The session with the Dell folks was interesting, despite my growing impatience for iron-clad case studies of 2.0 in business success. I learned a lot, actually. John Moore, a leading marketing consultant, blogger, and author of Tribal Knowledge, was in attendance at the SMC meeting. He videotaped parts of the event and posted these copious notes on his blog:

re: Dell’s Social Media Goals
1 | Enter into conversations with customers everyday in every major language
2 | Address any form of customer dissatisfaction head-on knowing that not everything will be solved and some of Dell’s weaknesses will be exposed
4 | Encourage “crowd sourcing” as the next step in listening to customers
5 | Use video to personalize the Dell story
[John Pope, digital media senior manager]


re: Dell’s Beginning Blogging Efforts
Contrary to perception, Dell didn’t start blogging because of Jeff Jarvis. However, Jeff’s rants did help Dell realize there were customer service issues the company needed to address.In April of 2006, Michael Dell charged Dell to proactively find dissatisfied customers in the blogosphere and connect them with someone at Dell who could help them. By July, Dell had launched its blogging efforts.Dell stumbled with the initial launch of their Direct2Dell blog. They listened to feedback on how to improve it, namely adding links in posts linking to other bloggers. Dell adjusted and in some cases apologized for making a mistake.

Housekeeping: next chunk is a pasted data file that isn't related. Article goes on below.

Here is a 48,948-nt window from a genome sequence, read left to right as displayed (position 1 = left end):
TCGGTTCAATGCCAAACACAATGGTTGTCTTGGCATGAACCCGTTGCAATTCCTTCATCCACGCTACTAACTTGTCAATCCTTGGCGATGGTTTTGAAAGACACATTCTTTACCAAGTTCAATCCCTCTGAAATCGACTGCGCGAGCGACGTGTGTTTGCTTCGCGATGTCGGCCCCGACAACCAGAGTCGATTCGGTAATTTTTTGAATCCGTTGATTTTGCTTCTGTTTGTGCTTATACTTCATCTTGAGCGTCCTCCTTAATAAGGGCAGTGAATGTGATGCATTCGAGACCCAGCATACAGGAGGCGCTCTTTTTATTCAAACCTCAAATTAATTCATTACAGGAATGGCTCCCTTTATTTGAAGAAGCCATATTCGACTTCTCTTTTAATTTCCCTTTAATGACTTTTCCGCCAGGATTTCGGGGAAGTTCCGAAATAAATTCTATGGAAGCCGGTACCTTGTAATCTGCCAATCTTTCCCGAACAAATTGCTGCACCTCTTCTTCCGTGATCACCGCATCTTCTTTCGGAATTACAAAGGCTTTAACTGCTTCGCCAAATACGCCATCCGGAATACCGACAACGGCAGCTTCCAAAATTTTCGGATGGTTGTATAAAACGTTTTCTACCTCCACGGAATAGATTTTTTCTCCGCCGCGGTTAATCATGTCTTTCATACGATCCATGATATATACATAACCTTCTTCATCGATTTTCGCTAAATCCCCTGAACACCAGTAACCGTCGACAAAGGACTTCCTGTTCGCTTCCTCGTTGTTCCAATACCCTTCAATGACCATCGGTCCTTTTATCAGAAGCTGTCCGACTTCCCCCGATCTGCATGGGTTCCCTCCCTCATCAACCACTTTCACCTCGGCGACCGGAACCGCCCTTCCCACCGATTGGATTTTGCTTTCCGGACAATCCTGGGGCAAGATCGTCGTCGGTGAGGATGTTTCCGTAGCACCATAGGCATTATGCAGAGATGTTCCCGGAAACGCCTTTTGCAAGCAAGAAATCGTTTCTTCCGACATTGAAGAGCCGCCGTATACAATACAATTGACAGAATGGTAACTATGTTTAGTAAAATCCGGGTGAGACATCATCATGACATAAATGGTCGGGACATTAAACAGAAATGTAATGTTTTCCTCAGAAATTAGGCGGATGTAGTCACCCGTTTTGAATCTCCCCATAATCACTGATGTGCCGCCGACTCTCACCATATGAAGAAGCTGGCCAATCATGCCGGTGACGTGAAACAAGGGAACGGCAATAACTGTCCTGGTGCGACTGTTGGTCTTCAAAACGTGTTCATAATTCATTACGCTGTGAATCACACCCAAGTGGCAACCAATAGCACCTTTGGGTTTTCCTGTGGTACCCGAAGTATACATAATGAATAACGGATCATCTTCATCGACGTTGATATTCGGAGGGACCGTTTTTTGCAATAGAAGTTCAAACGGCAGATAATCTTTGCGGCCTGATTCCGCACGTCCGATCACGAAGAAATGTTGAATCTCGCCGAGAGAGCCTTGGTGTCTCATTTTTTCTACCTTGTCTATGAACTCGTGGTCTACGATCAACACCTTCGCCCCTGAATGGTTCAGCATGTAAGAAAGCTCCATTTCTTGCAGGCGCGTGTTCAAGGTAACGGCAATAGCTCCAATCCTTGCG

[Lionel Menchaca, digital media manager]


re: Changing the Tone of the Conversation about Dell
At the low point in 2006, Dell calculated at least 50% of the online conversation about Dell was negative. Today, Dell calculates the negative online conversation percentage number has been reduced to 23%. Dell doesn’t attribute all its blogging efforts to stemming the negative online conversation, but they are confident that blogging has helped.
[Lionel Menchaca]


re: “Wins” in the Blogosphere
90% of the time Dell enters into a conversation, it “wins.” A “win” happens when (a) you enter the conversation and just thank someone for giving their opinion and (b) when you weigh-in on a negative thread with clarification of facts and the negativity subsides.